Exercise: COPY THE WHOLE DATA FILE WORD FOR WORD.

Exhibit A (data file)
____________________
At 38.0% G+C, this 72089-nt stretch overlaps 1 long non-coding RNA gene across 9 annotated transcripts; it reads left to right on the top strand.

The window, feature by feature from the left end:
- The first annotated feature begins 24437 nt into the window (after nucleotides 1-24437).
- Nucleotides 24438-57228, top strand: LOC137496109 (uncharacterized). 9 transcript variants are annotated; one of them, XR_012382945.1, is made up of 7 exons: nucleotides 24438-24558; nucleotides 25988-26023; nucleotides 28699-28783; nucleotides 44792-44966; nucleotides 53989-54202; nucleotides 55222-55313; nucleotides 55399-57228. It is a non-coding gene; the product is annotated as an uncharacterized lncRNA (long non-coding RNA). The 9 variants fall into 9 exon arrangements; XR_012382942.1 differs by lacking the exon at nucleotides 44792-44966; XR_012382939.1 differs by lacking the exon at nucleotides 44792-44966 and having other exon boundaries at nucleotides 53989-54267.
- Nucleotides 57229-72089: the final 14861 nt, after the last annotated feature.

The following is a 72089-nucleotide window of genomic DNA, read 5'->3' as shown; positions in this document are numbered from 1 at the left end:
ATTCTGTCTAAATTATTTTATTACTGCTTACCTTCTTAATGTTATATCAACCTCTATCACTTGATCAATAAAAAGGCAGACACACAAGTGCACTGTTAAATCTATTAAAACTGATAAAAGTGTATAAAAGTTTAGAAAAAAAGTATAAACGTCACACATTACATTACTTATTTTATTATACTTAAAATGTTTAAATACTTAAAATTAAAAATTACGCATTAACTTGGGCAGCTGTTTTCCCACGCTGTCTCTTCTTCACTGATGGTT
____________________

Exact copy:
At 38.0% G+C, this 72089-nt stretch overlaps 1 long non-coding RNA gene across 9 annotated transcripts; it reads left to right on the top strand.

The window, feature by feature from the left end:
- The first annotated feature begins 24437 nt into the window (after nucleotides 1-24437).
- Nucleotides 24438-57228, top strand: LOC137496109 (uncharacterized). 9 transcript variants are annotated; one of them, XR_012382945.1, is made up of 7 exons: nucleotides 24438-24558; nucleotides 25988-26023; nucleotides 28699-28783; nucleotides 44792-44966; nucleotides 53989-54202; nucleotides 55222-55313; nucleotides 55399-57228. It is a non-coding gene; the product is annotated as an uncharacterized lncRNA (long non-coding RNA). The 9 variants fall into 9 exon arrangements; XR_012382942.1 differs by lacking the exon at nucleotides 44792-44966; XR_012382939.1 differs by lacking the exon at nucleotides 44792-44966 and having other exon boundaries at nucleotides 53989-54267.
- Nucleotides 57229-72089: the final 14861 nt, after the last annotated feature.

The following is a 72089-nucleotide window of genomic DNA, read 5'->3' as shown; positions in this document are numbered from 1 at the left end:
ATTCTGTCTAAATTATTTTATTACTGCTTACCTTCTTAATGTTATATCAACCTCTATCACTTGATCAATAAAAAGGCAGACACACAAGTGCACTGTTAAATCTATTAAAACTGATAAAAGTGTATAAAAGTTTAGAAAAAAAGTATAAACGTCACACATTACATTACTTATTTTATTATACTTAAAATGTTTAAATACTTAAAATTAAAAATTACGCATTAACTTGGGCAGCTGTTTTCCCACGCTGTCTCTTCTTCACTGATGGTT